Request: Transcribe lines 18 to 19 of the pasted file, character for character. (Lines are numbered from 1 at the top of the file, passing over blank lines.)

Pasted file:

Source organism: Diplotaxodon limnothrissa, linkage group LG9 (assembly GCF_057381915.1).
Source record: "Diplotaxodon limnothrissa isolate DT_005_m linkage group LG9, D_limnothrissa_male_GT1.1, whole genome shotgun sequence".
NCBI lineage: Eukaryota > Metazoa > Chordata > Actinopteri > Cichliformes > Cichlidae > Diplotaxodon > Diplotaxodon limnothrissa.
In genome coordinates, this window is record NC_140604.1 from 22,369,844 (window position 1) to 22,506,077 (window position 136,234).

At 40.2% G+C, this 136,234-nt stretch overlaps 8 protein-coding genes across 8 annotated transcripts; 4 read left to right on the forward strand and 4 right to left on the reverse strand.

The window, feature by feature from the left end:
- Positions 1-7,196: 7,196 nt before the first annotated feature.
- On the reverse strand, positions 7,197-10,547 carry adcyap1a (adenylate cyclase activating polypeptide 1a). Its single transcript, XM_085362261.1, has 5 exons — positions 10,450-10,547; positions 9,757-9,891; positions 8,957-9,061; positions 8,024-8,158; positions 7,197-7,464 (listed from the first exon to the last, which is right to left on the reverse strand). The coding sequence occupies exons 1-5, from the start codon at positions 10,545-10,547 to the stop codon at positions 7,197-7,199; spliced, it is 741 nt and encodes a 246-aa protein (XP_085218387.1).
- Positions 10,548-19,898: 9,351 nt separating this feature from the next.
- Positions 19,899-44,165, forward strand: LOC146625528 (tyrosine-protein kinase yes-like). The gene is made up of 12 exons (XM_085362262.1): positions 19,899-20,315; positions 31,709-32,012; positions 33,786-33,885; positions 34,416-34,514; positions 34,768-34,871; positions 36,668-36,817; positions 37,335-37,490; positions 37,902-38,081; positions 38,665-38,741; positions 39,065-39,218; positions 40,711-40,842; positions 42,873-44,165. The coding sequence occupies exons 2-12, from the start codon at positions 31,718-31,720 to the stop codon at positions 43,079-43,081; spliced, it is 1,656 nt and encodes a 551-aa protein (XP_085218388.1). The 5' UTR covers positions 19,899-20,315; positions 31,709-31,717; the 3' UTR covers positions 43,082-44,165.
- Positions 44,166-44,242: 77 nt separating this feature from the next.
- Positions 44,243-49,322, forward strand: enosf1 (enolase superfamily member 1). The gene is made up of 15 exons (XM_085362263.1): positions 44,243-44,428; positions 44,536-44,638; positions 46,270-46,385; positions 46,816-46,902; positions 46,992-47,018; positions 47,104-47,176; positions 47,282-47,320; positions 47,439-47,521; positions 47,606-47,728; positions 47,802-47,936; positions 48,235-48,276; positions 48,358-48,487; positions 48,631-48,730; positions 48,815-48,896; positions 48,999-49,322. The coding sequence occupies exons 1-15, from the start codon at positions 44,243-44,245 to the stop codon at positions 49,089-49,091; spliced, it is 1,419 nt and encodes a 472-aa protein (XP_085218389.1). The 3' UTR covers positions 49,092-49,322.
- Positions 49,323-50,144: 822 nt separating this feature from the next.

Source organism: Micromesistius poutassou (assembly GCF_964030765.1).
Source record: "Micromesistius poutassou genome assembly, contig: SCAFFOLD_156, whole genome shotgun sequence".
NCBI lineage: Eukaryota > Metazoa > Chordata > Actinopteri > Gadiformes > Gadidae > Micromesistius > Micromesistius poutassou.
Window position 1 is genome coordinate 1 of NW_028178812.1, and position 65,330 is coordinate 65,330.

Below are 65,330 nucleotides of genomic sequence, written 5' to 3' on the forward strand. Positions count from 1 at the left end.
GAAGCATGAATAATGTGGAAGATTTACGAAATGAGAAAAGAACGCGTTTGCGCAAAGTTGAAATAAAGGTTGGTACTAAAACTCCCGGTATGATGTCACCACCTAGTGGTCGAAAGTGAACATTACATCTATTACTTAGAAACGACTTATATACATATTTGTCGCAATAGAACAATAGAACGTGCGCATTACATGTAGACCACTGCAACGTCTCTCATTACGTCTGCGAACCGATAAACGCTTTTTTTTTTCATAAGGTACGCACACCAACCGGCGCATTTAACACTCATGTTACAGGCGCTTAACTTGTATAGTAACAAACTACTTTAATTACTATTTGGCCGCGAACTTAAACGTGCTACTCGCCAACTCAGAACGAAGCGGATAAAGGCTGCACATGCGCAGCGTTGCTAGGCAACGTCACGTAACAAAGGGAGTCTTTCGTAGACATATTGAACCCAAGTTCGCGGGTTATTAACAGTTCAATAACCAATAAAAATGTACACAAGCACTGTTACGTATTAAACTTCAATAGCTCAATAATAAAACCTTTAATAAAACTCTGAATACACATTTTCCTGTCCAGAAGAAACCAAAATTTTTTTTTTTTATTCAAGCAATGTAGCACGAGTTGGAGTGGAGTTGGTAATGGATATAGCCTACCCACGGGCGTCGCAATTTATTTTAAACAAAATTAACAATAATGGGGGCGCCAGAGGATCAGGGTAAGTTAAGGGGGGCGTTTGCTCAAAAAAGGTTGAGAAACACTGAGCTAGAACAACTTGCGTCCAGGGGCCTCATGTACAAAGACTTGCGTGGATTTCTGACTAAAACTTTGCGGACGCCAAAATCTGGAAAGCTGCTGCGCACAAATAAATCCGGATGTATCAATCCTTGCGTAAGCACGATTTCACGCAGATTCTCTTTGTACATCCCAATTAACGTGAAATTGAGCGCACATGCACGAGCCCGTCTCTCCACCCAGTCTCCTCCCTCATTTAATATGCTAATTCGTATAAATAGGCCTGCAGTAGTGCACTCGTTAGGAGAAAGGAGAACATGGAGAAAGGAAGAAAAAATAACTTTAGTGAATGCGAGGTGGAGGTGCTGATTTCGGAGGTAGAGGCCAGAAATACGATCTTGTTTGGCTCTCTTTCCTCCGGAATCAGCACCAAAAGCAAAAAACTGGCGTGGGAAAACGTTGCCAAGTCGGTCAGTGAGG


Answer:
Below are 65,330 nucleotides of genomic sequence, written 5' to 3' on the forward strand. Positions count from 1 at the left end.
GAAGCATGAATAATGTGGAAGATTTACGAAATGAGAAAAGAACGCGTTTGCGCAAAGTTGAAATAAAGGTTGGTACTAAAACTCCCGGTATGATGTCACCACCTAGTGGTCGAAAGTGAACATTACATCTATTACTTAGAAACGACTTATATACATATTTGTCGCAATAGAACAATAGAACGTGCGCATTACATGTAGACCACTGCAACGTCTCTCATTACGTCTGCGAACCGATAAACGCTTTTTTTTTTCATAAGGTACGCACACCAACCGGCGCATTTAACACTCATGTTACAGGCGCTTAACTTGTATAGTAACAAACTACTTTAATTACTATTTGGCCGCGAACTTAAACGTGCTACTCGCCAACTCAGAACGAAGCGGATAAAGGCTGCACATGCGCAGCGTTGCTAGGCAACGTCACGTAACAAAGGGAGTCTTTCGTAGACATATTGAACCCAAGTTCGCGGGTTATTAACAGTTCAATAACCAATAAAAATGTACACAAGCACTGTTACGTATTAAACTTCAATAGCTCAATAATAAAACCTTTAATAAAACTCTGAATACACATTTTCCTGTCCAGAAGAAACCAAAATTTTTTTTTTTTATTCAAGCAATGTAGCACGAGTTGGAGTGGAGTTGGTAATGGATATAGCCTACCCACGGGCGTCGCAATTTATTTTAAACAAAATTAACAATAATGGGGGCGCCAGAGGATCAGGGTAAGTTAAGGGGGGCGTTTGCTCAAAAAAGGTTGAGAAACACTGAGCTAGAACAACTTGCGTCCAGGGGCCTCATGTACAAAGACTTGCGTGGATTTCTGACTAAAACTTTGCGGACGCCAAAATCTGGAAAGCTGCTGCGCACAAATAAATCCGGATGTATCAATCCTTGCGTAAGCACGATTTCACGCAGATTCTCTTTGTACATCCCAATTAACGTGAAATTGAGCGCACATGCACGAGCCCGTCTCTCCACCCAGTCTCCTCCCTCATTTAATATGCTAATTCGTATAAATAGGCCTGCAGTAGTGCACTCGTTAGGAGAAAGGAGAACATGGAGAAAGGAAGAAAAAATAACTTTAGTGAATGCGAGGTGGAGGTGCTGATTTCGGAGGTAGAGGCCAGAAATACGATCTTGTTTGGCTCTCTTTCCTCCGGAATCAGCACCAAAAGCAAAAAACTGGCGTGGGAAAACGTTGCCAAGTCGGTCAGTGAGG